At the ’works, a supervisor with a peevish face and very thick gloves told Hale Quarter that no, Mrs. Blue hadn’t been to work that day. For that matter, she hadn’t worked a shift in nearly a week, and as far as the supervisor was concerned, she was no longer employed at the plant. Furthermore, he did not know what had become of her. And no, he had no idea where she might’ve gone, or what she might be doing now.
But if Hale was truly interested, or desperate, or bored, he was welcome to rummage through whatever personal effects of hers remained. As far as the supervisor knew, no one had cleaned off her shelf or emptied her cubby.
Briar didn’t have anything that anyone wanted.
The young biographer nodded and wormed his finger between his shirt collar and his neck, for the room was astonishingly warm. Steam oozed, billowed, and sometimes sprayed out from between the cracks on the big machines; and boiling water for processing was dumped from crucible to crucible in sizzling, foaming waterfalls of heat and heaviness. The other workers eyed him with suspicion and open contempt even though no one had told them who Hale had come seeking. It was enough that he was dressed in clothes that fit him, and that he carried a notebook under his arm. It was enough that he wore glasses that fogged with every fresh pour from a hanging vat above and beyond his head. He was not their kind, and they were not prepared to be kind to him. They wanted him out from underfoot, and off their working floor.
Hale accommodated them. He scuttled out of the main processing area, slipping a little on the steam-slicked grates that served as floors between the stations. Before he was clear altogether, he asked in a coughing yell, over his shoulder, “How will I know which things are hers?”
The supervisor didn’t even look up from the valves he was monitoring. A fat red needle was quivering between a blue zone and a yellow one. He simply said back, “You’ll know.”
Hale wandered back to the rear entrance and to the room where the employees kept their personal belongings, and within a few moments he understood what the supervisor meant. He found a shelf with Briar’s last name written on it—or presumably, that was the original idea. Graffiti had scrawled, scribbled, and argued its way across the shelf’s little ledge until there was no way to know for certain.
Atop the shelf lay a pair of gloves, but when Hale tried to lift and examine them, they clung to the wood.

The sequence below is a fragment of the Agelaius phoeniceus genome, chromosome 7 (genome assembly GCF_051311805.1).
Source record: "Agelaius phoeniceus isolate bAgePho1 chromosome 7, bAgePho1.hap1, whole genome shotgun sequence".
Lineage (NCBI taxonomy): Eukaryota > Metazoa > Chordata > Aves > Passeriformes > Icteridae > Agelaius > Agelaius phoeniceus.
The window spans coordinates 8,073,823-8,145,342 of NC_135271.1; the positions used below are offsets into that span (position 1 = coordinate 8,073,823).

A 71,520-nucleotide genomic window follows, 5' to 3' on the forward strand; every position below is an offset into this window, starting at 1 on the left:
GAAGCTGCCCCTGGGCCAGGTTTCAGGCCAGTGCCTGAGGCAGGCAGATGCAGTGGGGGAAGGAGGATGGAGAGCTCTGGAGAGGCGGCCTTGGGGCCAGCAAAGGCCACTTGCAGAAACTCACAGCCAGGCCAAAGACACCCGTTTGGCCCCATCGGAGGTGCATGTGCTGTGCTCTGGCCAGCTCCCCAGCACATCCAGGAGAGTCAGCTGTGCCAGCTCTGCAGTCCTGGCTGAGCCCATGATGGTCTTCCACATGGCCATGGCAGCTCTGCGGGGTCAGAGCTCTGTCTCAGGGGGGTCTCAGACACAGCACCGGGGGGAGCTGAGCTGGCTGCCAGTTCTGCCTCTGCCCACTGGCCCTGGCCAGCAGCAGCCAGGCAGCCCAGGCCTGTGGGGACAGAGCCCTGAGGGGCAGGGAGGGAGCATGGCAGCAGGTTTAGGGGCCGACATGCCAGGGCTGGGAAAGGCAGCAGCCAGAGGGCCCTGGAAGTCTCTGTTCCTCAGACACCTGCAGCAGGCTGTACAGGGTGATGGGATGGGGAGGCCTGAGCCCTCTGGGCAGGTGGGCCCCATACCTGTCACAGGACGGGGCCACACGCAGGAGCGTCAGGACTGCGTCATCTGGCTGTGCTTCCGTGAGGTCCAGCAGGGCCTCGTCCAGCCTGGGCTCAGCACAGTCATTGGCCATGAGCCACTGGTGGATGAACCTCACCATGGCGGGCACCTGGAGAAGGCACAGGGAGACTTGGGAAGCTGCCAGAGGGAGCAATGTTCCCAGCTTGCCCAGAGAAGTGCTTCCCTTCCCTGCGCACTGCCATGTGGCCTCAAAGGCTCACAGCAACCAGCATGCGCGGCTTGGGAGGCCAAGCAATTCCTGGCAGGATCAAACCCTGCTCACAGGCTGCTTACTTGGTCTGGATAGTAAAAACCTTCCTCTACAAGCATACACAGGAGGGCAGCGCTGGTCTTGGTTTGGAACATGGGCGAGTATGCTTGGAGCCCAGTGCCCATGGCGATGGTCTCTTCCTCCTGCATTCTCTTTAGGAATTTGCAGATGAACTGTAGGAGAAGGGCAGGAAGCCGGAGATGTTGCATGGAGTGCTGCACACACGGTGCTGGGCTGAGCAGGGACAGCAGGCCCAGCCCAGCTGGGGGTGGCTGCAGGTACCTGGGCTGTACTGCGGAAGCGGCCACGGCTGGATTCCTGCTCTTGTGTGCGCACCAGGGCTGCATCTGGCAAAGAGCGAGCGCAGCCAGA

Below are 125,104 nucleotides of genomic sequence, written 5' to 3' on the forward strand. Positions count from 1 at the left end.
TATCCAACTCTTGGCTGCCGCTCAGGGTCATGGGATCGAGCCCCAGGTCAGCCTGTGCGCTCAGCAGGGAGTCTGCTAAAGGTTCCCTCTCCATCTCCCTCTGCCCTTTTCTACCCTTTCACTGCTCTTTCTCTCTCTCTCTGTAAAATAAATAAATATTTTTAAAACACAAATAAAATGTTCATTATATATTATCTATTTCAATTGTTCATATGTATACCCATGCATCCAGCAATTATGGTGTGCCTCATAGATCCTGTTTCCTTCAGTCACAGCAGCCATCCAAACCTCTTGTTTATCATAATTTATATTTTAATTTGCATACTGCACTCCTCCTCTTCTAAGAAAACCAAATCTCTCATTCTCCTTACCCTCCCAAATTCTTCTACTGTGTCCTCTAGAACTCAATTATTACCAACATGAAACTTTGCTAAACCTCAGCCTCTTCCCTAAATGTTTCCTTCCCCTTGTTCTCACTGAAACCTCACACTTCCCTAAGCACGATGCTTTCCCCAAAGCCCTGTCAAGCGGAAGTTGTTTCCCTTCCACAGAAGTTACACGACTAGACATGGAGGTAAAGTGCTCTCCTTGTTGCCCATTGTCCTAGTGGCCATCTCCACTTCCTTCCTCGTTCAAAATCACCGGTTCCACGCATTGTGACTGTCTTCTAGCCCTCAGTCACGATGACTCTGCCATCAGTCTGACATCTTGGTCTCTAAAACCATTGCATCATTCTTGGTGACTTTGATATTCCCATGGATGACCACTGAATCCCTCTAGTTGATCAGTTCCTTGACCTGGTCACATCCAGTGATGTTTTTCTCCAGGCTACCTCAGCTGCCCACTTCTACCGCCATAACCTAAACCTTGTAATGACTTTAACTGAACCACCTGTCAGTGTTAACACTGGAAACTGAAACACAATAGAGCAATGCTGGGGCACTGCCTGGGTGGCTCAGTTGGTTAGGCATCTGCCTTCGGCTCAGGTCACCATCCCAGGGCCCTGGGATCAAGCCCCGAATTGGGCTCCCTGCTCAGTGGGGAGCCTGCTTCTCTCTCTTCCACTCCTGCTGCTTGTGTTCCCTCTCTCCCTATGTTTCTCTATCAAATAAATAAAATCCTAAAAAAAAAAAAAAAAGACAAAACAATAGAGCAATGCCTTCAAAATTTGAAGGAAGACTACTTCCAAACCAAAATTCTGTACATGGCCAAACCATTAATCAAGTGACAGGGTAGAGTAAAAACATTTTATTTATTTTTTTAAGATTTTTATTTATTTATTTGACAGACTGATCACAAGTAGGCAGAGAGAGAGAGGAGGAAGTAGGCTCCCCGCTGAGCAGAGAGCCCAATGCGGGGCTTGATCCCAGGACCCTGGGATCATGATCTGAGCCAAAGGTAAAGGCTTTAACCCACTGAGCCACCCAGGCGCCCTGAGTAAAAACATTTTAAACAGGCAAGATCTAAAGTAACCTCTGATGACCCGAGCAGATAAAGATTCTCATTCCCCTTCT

He stood on the tips of his toes and peered over the edge to see the puddle of blue paint that had congealed into something as firm as glue. He left the gloves where they were, and since the paint was dry enough to work around, he fished past them, hoping to find some trace of Briar’s life. From the back corners of the cubby he withdrew a single lens from a pair of cheap goggles, a broken strap from a bag, and an envelope with Briar’s name on the outside—but nothing within it.
He found nothing else, so he rocked back down onto his heels until he stood flat on the floor again. He tapped one knuckle against the edge of his belt, because it helped him think; but nothing new came to him. This meant that he was fully out of ideas. Wherever Briar Wilkes Blue had gone, she’d gone suddenly. She’d never said goodbye, formally quit her job, packed her things, or breathed a word of her plans to anyone, anywhere.
There was no sign of her son, either.
One last time, Hale decided to check her house. Even if no one was home, he might be able to tell if anyone had been home, or if anyone had visited. If nothing else, perhaps one of Ezekiel’s friends might be lingering around the property. If nothing else, Hale might peek inside a window or two and confirm the obvious even further: Wherever Briar Wilkes Blue had gone, she wasn’t coming back.
Hale Quarter tucked his notebook up under his arm and began the long hike up the mudflats, through the soggy Outskirts streets, and into the neighborhood where Maynard Wilkes was buried in his own backyard. It was still early, and the drizzling, noncommittal rain wasn’t so bad. The sun strained weakly through veiny breaks in the clouds, casting inverse shadows on the horse and wagon tracks that cut through the soft roads. The wind shoved at his back and it was cold, but it didn’t have the bite of some days, and it drove only a little water up against his papers.
By the time he reached the Wilkes house, the afternoon was turning dark a little too early, like it always did at that time of year. Down the street, young boys were lighting the street lanterns for a penny apiece, and what was left of the light sufficed to let Hale see the house in all its absent glory.
It was a squat place, and gray like everything else around it. The walls were tainted with streaks of Blight-tinged rainwater, and the windows were likewise etched, as if with acid.
The front door was closed, but it was not locked. Hale knew that much already. He put out a hand to turn the knob and slopped himself.
Instead, he took a moment to peer into the nearest window. Seeing nothing, he returned again to the door. His palm was damp around the chilled metal knob. He gave it half a turn, changed his mind for the hundredth time, and released it.
The rain picked up, jerking into a gust that flung cold needles of water into his ears. The porch would not shelter him much, or for long. He clutched at his notebook with its leather flaps holding the paper out of the weather; and he considered the unfastened door once more.
He sat down against it, as far out of the rain as he could get, and he pulled his notebook into his lap. The wind combed through the trees around the dilapidated little house, and the rain came and went like the drawing and undrawing of theater curtains.
Hale Quarter jabbed a pen against his tongue to moisten it, and he began to write.